Daily Commercial News
May 30, 2011
Improvements to competitive procurement processes for water and wastewater system work can begin with one simple change — more technical input, says the Ontario Sewer and Watermain Construction Association (OSWCA).
“Municipalities are moving away from their technical staff writing their tenders to procurement staff. We are not getting questions answered effectively and efficiently,” said Joe Accardi, executive director of OSWCA.
“There are a lot of discrepancies and variances and it affects tender prices.
“We need to get engineers back involved in this process. Maybe with the AFP (Alternative Financing and Procurement) model, city engineers will be more involved again in putting together contracts.”
A recent C.D. Howe Institute report, authored by Elizabeth Brubaker, stated that many municipally owned and operated sewer and water systems perform poorly and lack the financial resources and expertise needed to meet the challenges posed by aging infrastructure.
Among the report’s recommendations are reforms to the financing and operating of utilities to ensure their long-term sustainability.
“To get the most out of their partnerships with private-service providers, municipalities should use competitive procurement processes and vigorously enforce performance-based contracts,” wrote Brubaker.
“Public-private partnerships, if approached in that way, are a good solution to a growing and potentially very serious problem.”
Municipalities are struggling to find funding for infrastructure, said Accardi, but some changes that could help address cost and quality issues can be found in project design and material selection.
“One thing we are struggling with is allowing the bidder and their consulting firm to have some say in the selection of materials and design,” he explained. “Municipalities have strict standards and specifications, which make it tough for an engineer to introduce ingenuity in design.”
Brubaker noted that although investors interested in smaller AFP projects “appear to be emerging” the transaction costs under this project model “may be too great” for smaller projects.
To ensure a private operator’s “quest for efficiencies and cost savings” does not come at the expense of performance, municipalities “must insist” on binding contracts with clear performance standards and non-compliance penalties, the report noted.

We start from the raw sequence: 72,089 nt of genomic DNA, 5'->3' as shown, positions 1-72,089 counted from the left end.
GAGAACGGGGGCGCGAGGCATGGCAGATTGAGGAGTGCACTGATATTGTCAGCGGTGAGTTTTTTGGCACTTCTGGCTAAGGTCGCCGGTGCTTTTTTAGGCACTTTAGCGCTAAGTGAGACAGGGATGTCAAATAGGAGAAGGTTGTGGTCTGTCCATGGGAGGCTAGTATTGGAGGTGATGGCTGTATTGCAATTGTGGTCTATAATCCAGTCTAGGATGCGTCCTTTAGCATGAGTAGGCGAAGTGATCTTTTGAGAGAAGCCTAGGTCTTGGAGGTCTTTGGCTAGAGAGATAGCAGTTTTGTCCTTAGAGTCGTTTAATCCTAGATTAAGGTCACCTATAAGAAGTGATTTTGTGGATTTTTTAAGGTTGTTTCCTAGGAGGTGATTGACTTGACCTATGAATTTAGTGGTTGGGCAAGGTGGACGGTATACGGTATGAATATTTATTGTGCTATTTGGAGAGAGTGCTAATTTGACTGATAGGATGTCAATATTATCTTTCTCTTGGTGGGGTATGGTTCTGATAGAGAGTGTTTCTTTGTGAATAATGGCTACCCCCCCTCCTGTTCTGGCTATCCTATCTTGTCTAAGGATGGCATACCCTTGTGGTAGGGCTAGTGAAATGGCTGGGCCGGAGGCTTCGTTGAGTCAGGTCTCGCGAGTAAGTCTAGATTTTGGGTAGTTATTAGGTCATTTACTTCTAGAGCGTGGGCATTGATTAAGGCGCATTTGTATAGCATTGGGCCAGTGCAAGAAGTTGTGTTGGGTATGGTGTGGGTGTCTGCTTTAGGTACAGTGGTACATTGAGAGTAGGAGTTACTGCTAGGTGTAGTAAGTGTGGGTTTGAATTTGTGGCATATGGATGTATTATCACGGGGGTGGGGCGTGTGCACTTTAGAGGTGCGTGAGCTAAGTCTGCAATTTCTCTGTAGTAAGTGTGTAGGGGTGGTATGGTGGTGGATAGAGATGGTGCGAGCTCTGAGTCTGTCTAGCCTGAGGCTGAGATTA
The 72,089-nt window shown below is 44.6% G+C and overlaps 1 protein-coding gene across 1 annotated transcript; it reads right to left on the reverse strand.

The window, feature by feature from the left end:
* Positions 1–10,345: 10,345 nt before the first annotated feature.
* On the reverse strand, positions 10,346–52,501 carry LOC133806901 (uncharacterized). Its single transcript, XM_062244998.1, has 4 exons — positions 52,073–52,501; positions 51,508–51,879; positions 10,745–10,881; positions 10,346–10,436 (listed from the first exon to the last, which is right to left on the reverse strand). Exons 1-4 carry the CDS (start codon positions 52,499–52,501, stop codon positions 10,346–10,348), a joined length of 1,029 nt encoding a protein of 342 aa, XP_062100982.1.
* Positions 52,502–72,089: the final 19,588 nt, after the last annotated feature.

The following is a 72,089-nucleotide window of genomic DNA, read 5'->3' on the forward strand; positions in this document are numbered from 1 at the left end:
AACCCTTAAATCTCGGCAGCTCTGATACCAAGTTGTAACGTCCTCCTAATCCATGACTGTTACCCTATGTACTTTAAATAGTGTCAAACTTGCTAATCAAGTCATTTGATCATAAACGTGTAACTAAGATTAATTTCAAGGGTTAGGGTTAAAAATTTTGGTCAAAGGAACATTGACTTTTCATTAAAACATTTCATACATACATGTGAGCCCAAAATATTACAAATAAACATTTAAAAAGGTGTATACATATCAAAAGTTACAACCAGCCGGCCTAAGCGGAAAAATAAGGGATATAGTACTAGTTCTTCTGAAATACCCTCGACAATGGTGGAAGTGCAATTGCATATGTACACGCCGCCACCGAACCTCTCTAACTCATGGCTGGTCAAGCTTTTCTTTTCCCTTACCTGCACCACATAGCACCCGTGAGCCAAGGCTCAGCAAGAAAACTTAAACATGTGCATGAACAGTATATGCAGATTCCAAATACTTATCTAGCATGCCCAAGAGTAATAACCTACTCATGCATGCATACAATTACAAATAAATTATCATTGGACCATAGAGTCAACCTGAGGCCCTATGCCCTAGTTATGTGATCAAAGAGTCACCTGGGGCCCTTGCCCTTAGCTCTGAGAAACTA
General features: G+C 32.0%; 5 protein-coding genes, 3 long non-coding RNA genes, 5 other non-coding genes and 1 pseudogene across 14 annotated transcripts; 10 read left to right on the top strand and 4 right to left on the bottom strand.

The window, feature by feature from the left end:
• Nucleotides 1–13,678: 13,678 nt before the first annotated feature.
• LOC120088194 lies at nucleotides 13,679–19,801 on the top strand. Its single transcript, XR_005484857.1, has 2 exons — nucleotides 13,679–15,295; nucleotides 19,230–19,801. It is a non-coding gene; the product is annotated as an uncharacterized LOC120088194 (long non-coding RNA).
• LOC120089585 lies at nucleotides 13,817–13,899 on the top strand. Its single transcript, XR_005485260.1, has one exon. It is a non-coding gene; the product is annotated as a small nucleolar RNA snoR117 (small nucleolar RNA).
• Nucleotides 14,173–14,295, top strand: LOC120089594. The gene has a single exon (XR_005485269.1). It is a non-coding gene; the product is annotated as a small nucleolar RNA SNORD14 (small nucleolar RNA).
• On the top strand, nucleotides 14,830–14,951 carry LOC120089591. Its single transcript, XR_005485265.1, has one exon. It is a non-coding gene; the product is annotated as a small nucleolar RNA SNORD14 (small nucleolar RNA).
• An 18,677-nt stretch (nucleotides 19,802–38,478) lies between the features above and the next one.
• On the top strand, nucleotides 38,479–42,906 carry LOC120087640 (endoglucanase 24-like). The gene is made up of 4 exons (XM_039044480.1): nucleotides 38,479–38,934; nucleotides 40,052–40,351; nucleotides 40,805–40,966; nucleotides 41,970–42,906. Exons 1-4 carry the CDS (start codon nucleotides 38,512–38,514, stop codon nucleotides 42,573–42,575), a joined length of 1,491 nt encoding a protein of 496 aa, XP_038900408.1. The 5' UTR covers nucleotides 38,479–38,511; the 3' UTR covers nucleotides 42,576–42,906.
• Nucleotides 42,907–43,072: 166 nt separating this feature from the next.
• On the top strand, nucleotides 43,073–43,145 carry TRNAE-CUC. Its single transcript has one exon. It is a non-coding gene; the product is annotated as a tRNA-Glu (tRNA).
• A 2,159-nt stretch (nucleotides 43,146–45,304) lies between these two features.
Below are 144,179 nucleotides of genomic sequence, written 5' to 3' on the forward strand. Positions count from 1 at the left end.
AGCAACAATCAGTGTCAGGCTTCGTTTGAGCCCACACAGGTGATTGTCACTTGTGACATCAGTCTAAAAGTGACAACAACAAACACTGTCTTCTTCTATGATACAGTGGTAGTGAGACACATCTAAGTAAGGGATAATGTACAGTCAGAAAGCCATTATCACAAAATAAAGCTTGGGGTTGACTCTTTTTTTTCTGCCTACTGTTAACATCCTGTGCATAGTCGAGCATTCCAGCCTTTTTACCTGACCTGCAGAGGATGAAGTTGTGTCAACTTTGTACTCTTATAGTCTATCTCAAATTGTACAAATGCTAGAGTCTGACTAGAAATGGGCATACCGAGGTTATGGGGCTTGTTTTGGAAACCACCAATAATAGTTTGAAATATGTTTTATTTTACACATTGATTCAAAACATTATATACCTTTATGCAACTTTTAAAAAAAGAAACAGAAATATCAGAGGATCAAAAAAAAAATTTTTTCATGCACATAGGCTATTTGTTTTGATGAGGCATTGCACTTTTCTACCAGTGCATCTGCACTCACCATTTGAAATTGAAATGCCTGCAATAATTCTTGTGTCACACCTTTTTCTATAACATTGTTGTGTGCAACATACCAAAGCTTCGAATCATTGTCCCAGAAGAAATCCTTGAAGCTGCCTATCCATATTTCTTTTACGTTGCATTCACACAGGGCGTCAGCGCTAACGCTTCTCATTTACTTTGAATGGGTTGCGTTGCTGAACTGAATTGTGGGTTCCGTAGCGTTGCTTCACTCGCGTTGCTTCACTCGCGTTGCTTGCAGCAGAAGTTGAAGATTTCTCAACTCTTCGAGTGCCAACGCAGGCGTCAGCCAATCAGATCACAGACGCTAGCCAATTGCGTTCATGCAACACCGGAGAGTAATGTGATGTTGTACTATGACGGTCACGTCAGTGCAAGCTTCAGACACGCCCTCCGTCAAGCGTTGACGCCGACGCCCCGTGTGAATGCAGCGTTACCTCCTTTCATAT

Accardi said that in order for public-private partnerships to help with system investment and maintenance, Ontario’s current AFP model needs revamping. OSWCA has met with Infrastructure Ontario to discuss applicable improvements.
“I think we are moving in the right direction when it comes to AFP. We are figuring out where we need to be to be more effective,” said Accardi.
“What is hard is determining what the return on investment of a sewer (or) watermain is (under AFP) compared to a facility and figuring out its maintenance.”
The use of government grants to increase system capacity and maintenance is not necessarily always the best thing, the report found.
The Residential and Civil Construction Alliance of Ontario (RCCAO) agreed with the report’s finding that government grants can sometime encourage too little investment in infrastructure or too much.
The possibility of “getting free money tempts municipalities to delay making necessary investments”, added Brubaker.
Full-cost pricing for sewer and water systems is an issue both the RCCAO and OSWCA have advocated for in the past to help with funding and maintenance challenges.
Andy Manahan, executive director of RCCAO, noted that in a jurisdiction where there is not a comprehensive planning regime for infrastructure replacement, full-cost pricing can help drive efficiency in that work.
The C.D. Howe report stated that full-cost pricing could help drive possible private sector involvement in sewer and water system operation and financing.
“Although recent changes to public-sector accounting standards — especially those requiring municipalities to inventory, value, and depreciate their capital assets — have helped pave the way for pricing reforms, most municipalities remain reluctant to charge full prices,” reported Brubaker.
“Provincial governments will likely have to legislate this reform and establish independent economic regulators to enforce it.”
Editor’s note: The above article was the second by Daily Commercial News on the subject of Elizabeth Brubaker’s report on water and sewage utilities. The first, which appeared on May 16, 2011, follows:
C.D. Howe Institute report calls for water-pricing reform
Too many drinking water and wastewater systems across Canada threaten public health and the environment, according to a new report from the C.D. Howe Institute.
Author Elizabeth Brubaker reports that many of the municipally owned and operated systems that treat and distribute drinking water perform poorly and lack the financial resources and expertise to meet the challenges posed by aging infrastructure.
Brubaker recommends reforms to the financing and operating of utilities to ensure their long-term sustainability.
These include introducing competition for water and wastewater services and taking steps to attract more private expertise and capital investment. To encourage municipalities to seek competitive offers for water and sewage construction and operation, the report says upper levels of governments should insist that municipalities properly price the drinking water and sewage treatment services they provide. They should also publish information on their performance and enforce laws governing public health and the environment.
To get the most out of their partnerships with private service providers, says Brubaker, municipalities should use competitive procurement processes and vigorously enforce performance-based contracts.